Worse, the CA affirmed the RTC decision when it dismissed the petition for certiorari filed by the OSG. The CA should have realized the glaring and patent disregard by the RTC of the rulings in similar situations where petitions for declaration of presumptive death have been denied by this Court. By declaring Romeo presumptively dead, the CA clearly ignored this Court's categorical pronouncements.

WHEREFORE, the petition is GRANTED. Accordingly, the October 18, 2013 Decision and the January 8, 2014 Resolution of the Court of Appeals are hereby REVERSED and SET ASIDE. The petition of respondent Edna Orcelino-Villanueva to have her husband declared presumptively dead is DENIED.


Associate Justice


Associate Justice

Associate Justice
Associate Justice

See dissenting opinion
Associate Justice


Pursuant to Section 13, Article VIII of the Constitution, I certify that the conclusions in the above Decision had been reached in consultation before the case was assigned to the writer of the opinion of the Court's Division.

Acting Chief Justice


* Designated Acting Member in lieu of Associate Justice Mariano C. Del Castillo, per Special Order No. 2115, dated July 22, 2015.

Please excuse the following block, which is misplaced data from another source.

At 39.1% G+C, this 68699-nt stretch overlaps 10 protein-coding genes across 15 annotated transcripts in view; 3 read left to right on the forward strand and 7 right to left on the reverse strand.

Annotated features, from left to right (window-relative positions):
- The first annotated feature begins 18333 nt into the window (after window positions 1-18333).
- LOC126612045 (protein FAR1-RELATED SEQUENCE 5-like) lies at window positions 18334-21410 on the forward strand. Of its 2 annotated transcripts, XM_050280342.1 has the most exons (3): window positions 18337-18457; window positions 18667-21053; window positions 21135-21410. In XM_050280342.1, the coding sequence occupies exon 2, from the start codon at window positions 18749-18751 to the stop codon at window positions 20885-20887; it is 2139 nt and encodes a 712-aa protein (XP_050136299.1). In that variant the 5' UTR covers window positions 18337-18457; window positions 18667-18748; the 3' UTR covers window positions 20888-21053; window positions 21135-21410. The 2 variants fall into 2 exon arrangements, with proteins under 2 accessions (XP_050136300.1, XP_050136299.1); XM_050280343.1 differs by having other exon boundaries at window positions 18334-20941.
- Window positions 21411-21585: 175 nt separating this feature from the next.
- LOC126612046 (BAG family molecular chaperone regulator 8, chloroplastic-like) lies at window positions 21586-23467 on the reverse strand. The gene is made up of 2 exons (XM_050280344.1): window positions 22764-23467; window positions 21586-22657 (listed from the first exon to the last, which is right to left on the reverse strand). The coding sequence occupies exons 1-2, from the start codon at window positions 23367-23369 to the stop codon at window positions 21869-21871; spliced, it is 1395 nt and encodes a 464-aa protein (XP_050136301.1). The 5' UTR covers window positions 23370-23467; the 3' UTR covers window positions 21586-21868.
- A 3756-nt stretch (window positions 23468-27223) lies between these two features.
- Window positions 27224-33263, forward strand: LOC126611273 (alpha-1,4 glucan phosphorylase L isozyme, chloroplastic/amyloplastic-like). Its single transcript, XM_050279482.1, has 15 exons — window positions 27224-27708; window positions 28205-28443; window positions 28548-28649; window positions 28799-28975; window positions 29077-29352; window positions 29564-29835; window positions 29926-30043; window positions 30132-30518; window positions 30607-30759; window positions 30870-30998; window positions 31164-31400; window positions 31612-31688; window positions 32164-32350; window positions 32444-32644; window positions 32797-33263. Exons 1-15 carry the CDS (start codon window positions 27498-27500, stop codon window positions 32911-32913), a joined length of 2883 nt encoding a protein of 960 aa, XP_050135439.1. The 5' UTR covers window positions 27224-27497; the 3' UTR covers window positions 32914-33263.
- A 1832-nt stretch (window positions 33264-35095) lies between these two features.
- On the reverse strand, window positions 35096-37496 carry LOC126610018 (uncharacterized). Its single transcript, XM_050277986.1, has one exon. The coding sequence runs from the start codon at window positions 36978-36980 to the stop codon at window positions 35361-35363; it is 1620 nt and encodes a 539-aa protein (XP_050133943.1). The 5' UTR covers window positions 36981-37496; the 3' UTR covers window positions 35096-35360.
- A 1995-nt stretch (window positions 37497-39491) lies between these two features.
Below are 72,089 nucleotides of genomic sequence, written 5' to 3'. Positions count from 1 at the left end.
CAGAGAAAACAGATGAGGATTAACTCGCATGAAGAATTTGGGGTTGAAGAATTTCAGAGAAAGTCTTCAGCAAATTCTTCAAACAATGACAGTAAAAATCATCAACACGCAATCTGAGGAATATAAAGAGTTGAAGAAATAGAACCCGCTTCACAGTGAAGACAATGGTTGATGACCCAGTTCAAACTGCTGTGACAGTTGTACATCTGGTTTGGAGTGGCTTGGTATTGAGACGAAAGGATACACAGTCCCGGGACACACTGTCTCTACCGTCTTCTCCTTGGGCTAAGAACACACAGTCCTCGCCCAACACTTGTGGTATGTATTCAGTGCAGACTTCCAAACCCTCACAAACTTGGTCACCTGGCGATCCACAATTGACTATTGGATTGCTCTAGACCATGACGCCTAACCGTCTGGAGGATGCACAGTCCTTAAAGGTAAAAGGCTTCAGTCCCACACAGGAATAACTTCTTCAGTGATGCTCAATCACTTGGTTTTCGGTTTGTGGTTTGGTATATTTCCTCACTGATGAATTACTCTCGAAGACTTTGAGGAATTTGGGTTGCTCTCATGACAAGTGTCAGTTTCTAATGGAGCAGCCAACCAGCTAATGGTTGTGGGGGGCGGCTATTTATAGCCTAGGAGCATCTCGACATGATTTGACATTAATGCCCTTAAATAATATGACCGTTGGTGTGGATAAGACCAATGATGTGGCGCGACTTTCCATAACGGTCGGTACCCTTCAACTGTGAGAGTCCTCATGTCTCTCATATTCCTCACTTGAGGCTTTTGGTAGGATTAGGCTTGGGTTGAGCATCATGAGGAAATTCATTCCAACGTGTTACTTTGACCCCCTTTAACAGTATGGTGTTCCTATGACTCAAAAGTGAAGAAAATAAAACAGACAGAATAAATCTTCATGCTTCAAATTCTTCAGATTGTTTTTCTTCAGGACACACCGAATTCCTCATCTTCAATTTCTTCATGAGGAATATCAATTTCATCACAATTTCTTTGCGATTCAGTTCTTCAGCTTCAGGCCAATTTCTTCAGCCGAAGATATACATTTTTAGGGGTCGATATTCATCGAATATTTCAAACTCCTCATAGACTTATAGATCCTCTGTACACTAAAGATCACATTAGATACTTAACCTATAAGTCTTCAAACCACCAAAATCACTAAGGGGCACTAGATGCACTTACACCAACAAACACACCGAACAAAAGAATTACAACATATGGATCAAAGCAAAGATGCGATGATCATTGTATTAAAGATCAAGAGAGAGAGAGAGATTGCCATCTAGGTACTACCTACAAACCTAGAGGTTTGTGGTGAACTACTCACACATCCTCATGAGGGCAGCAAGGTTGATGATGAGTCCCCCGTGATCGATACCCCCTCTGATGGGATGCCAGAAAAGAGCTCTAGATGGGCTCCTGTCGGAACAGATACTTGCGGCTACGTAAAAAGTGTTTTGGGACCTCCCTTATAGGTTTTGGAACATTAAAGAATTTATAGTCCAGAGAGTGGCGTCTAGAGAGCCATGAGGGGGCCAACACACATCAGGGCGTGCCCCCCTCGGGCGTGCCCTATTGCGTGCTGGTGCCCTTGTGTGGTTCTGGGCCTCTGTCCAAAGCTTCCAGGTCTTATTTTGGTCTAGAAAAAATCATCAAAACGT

1 Rollo, pp. 27-35. Penned by Associate Justice Edward B. Contreras, with Associate Justices Edgardo T. Lloren and Marie Christine Azcarraga Jacob, concurring.

2 Id. at 36-37.

3 Id. at 48-49. Penned by Judge Centiles Bacal.

4 The Family Code, Art. 41. A marriage contracted by any person during the subsistence of a previous marriage shall be null and void, unless before the celebration of the subsequent marriage, the prior spouse had been absent for four consecutive years and the spouse present had a well-founded belief that the absent spouse was already dead. In case of disappearance where there is danger of death under the circumstances set forth in the provision of Article 391 of the Civil Code, an absence of only two years shall be sufficient.

For the purpose of contracting the subsequent marriage under the preceding paragraph, the spouse present must institute a summary proceeding as provided in this Code for the declaration of presumptive death of the absentee, without prejudice to the effect of reappearance of the absent spouse.

5 Rollo, pp. 38-40.

6 Id. at 48-49. Penned by Judge Josefina Centiles Bacal.

7 Id. at 49.

8 G.R. No. 94053, March 17, 1993, 220 SCRA 20.

9 25 Phil. 71 (1913).

10 Rollo, p. 34.

11 The Family Code, Art. 247. The judgment of the court shall be immediately final and executory.

12 Rollo, pp. 14-15.

13 Id. at 66-70.

14 Republic v. Cantor, G.R. No. 184621, December 10, 2013, <>(Last visited: April 28, 2015).

15 Id.

16 Id., citing Republic of the Philippines v. Court of Appeals (Tenth Div.), 513 Phil. 391, 397-398 (2005).

17 Republic v. Cantor, supra note 14.

18 513 Phil. 391 (2005).

19 G.R. No. 187512, June 13, 2012, 672 SCRA 432, 444–445.

20 Supra note 14.

21 Republic v. Cantor, supra note 14, citing Guidangen v. Wooden, G.R. No. 174445, February 15, 2012, 666 SCRA 119, 131.

22 Supra note 14.

23 Rollo, pp. 48-49.